Press (Workplace Justice)--FABBS Foundation

Press (Fairness--Virtue or Vice?)--Psychology Today

Editor Ethics

Editor Ethics Press Release

Editor Ethics Featured in Inside Higher Ed

Current Students:

  • Meghan Thornton
  • Brett Guidry
  • Drew Mallory
  • William Brice

Former Students:

Sample of Recent Publications*:

*see reprints link above for full list

Thornton, G. C., Rupp, D. E., & Hoffman, B. (2015). Assessment Center Perspectives for Talent Management Strategies. New York: Routlege.

Grandey, A. Dieffendorf, J., Rupp, D. E. (2013). Emotional Labor in the 21st Century: Diverse Perspectives on Emotion Regulation at Work (Eds.). New York, New York: Psychology Press/Routledge.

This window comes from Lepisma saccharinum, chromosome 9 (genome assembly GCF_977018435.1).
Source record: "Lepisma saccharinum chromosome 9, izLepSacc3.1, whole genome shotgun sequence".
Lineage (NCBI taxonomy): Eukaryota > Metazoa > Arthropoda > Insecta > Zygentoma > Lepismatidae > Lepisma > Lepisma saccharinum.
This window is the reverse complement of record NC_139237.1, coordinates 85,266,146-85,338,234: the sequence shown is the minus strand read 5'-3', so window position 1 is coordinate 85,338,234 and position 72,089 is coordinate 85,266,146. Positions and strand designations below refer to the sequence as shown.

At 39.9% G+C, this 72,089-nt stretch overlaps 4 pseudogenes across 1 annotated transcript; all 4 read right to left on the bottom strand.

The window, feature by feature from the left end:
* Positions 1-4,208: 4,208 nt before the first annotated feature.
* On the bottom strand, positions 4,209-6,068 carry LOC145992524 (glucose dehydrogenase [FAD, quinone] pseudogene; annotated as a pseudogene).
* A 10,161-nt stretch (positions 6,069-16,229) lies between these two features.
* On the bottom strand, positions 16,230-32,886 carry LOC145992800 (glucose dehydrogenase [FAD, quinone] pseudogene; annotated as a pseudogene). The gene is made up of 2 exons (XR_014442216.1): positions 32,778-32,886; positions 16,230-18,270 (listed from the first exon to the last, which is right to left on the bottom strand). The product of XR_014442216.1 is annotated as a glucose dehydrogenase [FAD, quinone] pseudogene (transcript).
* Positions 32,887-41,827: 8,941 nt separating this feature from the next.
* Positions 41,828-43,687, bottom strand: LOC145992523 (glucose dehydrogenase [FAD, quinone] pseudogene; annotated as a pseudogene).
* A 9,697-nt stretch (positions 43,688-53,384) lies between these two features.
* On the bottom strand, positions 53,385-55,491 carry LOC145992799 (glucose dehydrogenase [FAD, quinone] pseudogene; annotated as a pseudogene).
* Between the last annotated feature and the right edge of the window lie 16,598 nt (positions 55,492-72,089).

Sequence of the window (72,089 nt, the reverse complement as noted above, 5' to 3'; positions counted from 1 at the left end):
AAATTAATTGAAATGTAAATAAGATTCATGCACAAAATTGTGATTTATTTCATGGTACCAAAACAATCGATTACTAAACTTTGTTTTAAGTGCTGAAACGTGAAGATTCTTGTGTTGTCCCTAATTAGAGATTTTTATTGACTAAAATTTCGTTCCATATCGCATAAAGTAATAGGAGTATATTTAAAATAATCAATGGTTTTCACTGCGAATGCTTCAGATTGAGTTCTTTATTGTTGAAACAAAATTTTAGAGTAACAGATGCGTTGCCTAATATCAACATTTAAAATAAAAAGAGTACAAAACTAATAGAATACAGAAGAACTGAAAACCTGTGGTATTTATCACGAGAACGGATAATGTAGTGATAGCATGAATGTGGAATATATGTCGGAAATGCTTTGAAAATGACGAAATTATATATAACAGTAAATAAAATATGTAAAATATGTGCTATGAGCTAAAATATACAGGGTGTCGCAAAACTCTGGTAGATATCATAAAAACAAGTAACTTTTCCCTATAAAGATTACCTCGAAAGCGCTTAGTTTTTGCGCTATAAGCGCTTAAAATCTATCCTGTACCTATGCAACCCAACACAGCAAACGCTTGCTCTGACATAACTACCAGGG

Jones, D. A. & Rupp, D.E. (in press). Social responsibility IN and OF organizations: The psychology of corporate social responsibility among organizational members. In Anderson, Ones, Sinangil, & Viswesvaran (Eds.), Handbook of Industrial, Work, and Organizational Psychology, 2nd Edition. Sage.

Mallory, D. & Rupp, D. E. (forthcoming). Emotional labor: A person-centric perspective. In R. Baumeister & K. Vohs, Handbook of Self-Regulation: Research, Theory, and Applications, 3rd Edition. Gilford.

Mulder, L., Rupp, D. E., & Arie D. (in press). When snacking is sinful: (Counter) moralizing obesity in the public discourse differentially affects food choices of those with high and low perceived body mass. Psychology and Health.

Rupp, D. E. & Mallory, D. (in press). Corporate social responsibility: Psychological, person-centric, and progressing. Annual Review of Organizational Psychology and Organizational Behavior.